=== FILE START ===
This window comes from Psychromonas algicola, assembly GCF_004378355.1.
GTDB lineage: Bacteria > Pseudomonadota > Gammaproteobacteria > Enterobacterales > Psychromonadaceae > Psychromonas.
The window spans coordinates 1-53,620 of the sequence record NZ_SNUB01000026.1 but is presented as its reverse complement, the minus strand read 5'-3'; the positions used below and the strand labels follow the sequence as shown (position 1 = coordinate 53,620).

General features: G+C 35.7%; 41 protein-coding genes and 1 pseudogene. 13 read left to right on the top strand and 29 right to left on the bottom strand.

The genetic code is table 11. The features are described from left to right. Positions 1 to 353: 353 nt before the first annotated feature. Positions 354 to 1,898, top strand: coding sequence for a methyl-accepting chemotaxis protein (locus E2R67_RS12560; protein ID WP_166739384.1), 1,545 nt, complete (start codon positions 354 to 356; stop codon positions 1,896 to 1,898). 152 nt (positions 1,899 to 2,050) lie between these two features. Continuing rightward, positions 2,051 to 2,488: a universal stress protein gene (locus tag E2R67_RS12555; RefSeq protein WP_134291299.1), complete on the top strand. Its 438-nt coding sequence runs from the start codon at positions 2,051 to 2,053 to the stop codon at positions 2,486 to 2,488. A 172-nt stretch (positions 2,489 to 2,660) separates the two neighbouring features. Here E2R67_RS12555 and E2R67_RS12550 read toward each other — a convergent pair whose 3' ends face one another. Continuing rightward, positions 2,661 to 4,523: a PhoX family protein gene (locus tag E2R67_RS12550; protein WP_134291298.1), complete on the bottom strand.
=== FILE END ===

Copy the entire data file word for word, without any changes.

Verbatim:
This window comes from Psychromonas algicola, assembly GCF_004378355.1.
GTDB lineage: Bacteria > Pseudomonadota > Gammaproteobacteria > Enterobacterales > Psychromonadaceae > Psychromonas.
The window spans coordinates 1-53,620 of the sequence record NZ_SNUB01000026.1 but is presented as its reverse complement, the minus strand read 5'-3'; the positions used below and the strand labels follow the sequence as shown (position 1 = coordinate 53,620).

General features: G+C 35.7%; 41 protein-coding genes and 1 pseudogene. 13 read left to right on the top strand and 29 right to left on the bottom strand.

The genetic code is table 11. The features are described from left to right. Positions 1 to 353: 353 nt before the first annotated feature. Positions 354 to 1,898, top strand: coding sequence for a methyl-accepting chemotaxis protein (locus E2R67_RS12560; protein ID WP_166739384.1), 1,545 nt, complete (start codon positions 354 to 356; stop codon positions 1,896 to 1,898). 152 nt (positions 1,899 to 2,050) lie between these two features. Continuing rightward, positions 2,051 to 2,488: a universal stress protein gene (locus tag E2R67_RS12555; RefSeq protein WP_134291299.1), complete on the top strand. Its 438-nt coding sequence runs from the start codon at positions 2,051 to 2,053 to the stop codon at positions 2,486 to 2,488. A 172-nt stretch (positions 2,489 to 2,660) separates the two neighbouring features. Here E2R67_RS12555 and E2R67_RS12550 read toward each other — a convergent pair whose 3' ends face one another. Continuing rightward, positions 2,661 to 4,523: a PhoX family protein gene (locus tag E2R67_RS12550; protein WP_134291298.1), complete on the bottom strand.